So, let's journey back to that night over 240 years ago where we hear of two Sons of Liberty racing on horseback from Boston to warn residents that the British regulars were on the march toward Lexington and Concord:
Joseph Warren
Painted by John Singleton Copley 1765
On April 18, 1775, Dr. Joseph Warren learned through Boston’s revolutionary underground that British troops were preparing to cross the Charles River and march to Lexington, presumably to arrest John Hancock and Samuel Adams. Fearing an intercept by the British, Warren, with Paul Revere, had devised a redundancy plan to warn Hancock and Adams. He would send one rider by land and one by sea.
Warren knew that the rider who had to take the longer land route and pass through the British checkpoint had the riskier mission, but he had the perfect man for the job: William Dawes. The 30-year-old was a militiaman and a loyal patriot. Unlike Revere, however, Dawes wasn’t a known anti-British rabble-rouser, and his work as a tanner frequently took him out of Boston, so his would be a familiar face to the British manning the checkpoint.
Though Dawes and Revere were notified roughly around the same time - between 9:00 and 10:00 pm., Dawes was able to make way before Revere, for he was already on his way to Lexington by the time Revere made it to Dr. Warren's. (Conflicting stories have said that Dawes was notified about an hour before Revere, which, to me, doesn't make sense. I believe Dr. Warren would send all of his riders out as soon as he could.) 
Within minutes, Dawes was at the British guardhouse on Boston Neck, which was on high alert. According to some accounts, Dawes, who was remembered to have been "mounted" on a slow-jogging horse, with saddle-bags behind him, and a large flapped hat upon his head to resemble a countryman on a journey, eluded the guards by either slipping through with some British soldiers or attaching himself to another party. Other accounts say he pretended to be a farmer. The simplest explanation is that he was already friendly with the sentries, who let him pass. However way Dawes did it, he made it in the nick of time. Shortly after he passed through the guardhouse, the British halted all travel out of Boston.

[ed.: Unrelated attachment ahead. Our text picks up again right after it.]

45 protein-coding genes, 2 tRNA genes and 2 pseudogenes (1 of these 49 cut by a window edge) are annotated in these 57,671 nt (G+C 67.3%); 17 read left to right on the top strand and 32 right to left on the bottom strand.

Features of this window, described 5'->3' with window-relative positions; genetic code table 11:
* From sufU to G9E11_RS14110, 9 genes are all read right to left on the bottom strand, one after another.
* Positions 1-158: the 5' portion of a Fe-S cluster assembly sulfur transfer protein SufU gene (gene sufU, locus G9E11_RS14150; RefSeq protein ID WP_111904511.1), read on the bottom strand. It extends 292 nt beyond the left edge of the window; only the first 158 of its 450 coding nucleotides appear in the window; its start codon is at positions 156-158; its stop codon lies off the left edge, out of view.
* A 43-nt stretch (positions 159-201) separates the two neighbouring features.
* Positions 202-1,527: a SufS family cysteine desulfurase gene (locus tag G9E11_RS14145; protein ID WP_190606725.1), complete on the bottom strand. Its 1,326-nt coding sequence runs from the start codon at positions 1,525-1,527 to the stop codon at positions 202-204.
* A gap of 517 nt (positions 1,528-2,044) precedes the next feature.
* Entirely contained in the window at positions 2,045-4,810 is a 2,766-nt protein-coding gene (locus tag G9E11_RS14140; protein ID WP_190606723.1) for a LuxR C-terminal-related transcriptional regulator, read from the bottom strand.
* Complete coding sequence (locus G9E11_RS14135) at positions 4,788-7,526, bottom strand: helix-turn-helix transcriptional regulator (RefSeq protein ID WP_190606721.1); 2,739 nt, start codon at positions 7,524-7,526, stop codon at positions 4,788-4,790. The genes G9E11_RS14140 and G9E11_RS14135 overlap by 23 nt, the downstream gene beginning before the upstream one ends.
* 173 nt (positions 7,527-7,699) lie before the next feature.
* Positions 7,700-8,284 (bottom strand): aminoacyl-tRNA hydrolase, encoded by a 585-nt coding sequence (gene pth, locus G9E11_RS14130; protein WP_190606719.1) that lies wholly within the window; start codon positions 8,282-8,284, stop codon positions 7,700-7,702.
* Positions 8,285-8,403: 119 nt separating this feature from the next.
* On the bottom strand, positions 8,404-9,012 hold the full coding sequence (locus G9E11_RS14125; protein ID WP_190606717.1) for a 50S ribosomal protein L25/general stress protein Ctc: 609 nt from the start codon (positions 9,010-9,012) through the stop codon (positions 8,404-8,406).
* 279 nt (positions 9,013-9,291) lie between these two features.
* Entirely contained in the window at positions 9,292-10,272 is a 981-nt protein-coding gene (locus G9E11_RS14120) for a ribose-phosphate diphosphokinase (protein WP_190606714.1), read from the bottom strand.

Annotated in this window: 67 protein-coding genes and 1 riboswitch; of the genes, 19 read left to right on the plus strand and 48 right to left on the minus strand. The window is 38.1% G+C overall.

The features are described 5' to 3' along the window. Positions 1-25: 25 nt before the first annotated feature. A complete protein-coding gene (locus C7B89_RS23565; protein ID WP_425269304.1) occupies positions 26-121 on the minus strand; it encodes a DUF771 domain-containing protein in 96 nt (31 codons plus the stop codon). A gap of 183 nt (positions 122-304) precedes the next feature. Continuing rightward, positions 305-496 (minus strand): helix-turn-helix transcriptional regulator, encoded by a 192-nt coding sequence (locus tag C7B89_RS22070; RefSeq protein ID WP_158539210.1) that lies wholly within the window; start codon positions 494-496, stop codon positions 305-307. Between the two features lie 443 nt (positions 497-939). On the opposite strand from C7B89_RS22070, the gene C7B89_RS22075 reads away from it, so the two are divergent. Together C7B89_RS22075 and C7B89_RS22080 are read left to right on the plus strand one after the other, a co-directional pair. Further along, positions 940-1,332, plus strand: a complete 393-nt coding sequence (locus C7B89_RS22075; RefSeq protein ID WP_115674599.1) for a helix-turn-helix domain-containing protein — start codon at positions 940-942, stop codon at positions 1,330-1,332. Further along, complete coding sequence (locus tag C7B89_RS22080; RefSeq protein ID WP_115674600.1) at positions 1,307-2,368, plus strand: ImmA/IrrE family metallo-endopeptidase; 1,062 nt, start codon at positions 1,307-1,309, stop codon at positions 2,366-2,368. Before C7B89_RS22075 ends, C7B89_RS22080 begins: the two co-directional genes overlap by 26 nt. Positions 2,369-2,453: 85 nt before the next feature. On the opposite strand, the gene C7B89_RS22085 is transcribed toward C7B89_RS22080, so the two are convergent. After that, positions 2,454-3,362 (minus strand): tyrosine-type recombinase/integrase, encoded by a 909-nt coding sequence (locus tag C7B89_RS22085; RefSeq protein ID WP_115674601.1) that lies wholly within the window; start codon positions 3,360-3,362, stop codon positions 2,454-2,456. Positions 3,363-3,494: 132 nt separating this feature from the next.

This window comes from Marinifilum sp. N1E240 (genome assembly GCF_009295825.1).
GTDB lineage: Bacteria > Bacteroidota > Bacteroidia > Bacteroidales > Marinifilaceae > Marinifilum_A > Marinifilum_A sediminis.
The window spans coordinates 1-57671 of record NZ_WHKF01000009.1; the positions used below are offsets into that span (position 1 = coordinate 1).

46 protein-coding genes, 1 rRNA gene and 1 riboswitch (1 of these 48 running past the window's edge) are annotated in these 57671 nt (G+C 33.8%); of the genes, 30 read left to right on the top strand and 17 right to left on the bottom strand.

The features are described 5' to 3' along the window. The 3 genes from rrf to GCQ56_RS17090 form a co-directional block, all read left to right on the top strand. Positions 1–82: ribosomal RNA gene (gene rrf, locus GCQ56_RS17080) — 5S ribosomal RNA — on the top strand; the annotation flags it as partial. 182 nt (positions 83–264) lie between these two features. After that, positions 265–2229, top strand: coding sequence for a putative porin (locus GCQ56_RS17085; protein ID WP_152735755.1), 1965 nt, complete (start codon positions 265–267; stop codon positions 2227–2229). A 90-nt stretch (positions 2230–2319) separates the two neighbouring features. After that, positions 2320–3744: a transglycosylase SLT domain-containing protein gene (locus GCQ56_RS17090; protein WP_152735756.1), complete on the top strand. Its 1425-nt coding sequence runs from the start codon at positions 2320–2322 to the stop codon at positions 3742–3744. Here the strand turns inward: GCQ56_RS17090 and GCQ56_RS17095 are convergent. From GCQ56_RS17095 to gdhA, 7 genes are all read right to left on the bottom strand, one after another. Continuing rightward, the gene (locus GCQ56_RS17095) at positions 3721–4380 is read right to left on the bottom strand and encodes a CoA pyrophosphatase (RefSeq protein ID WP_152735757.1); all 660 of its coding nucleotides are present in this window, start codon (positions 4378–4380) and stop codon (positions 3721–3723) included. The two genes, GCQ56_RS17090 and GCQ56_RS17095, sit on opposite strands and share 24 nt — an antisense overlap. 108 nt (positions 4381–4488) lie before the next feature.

Dawes' route was no small feat, for he sped west and then north through Roxbury, Brookline, Brighton, Cambridge and Menotomy. Unlike Revere, who awoke town leaders and militia commanders along the way to share his news, Dawes apparently let them sleep, either because he was singularly focused on getting to Lexington as quickly as possible or because he wasn’t as well-connected with the patriots in the countryside.
Dawes arrived at his destination, the Lexington home of Jonas Clarke, at 12:30 a.m., about half an hour after Revere, who had traveled a shorter distance on a faster horse. Thirty minutes later, after refreshing themselves and resting their horses, the two sons of liberty mounted their weary steeds again to warn the residents of Concord. As they sped off, Dr. Samuel Prescott joined them.
Dawes tried to outrun the two British officers
tailing him, and staged a clever ruse. He pulled
up in front of a vacant farmhouse and
shouted as if there were patriots inside:
“Halloo, boys, I’ve got two of ‘em!”
Before they could reach Concord, however, the three riders encountered a British patrol around 1:30 a.m. Revere was captured. Prescott and his horse hurtled over a stone wall to the left and managed to make it to Concord. According to family lore, the quick-witted Dawes tried to outrun the patrol, but knowing his horse was too tired, he scared off the two soldiers chasing him by riding out into a field. As he pulled up in front of a farmhouse, he shouted as if there were fellow patriots inside: “Halloo, boys, I’ve got two of ‘em!” Fearing an ambush, the two Redcoats galloped away, while Dawes' horse, somehow becoming frightened, reared so quickly he was bucked off. The dark house that Dawes took to be a place of refuge turned out to be an abandoned building, perhaps inhabited by animals that had frightened his horse. Badly shaken, and losing his watch and possibly his horse, William Dawes decided that enough was enough. He went back toward Lexington in the moonlight, keeping in the shadows and out of sight. According to historical author Esther Forbes as well as Henry Ware Holland, Dawes retraced his steps a few days later and retrieved his watch.
This well-drawn map gives us a birds-eye view of our three named riders on the night of April 18, 1775.
The map is available for purchase: click HERE.
And the rest, as is said far too often, is history.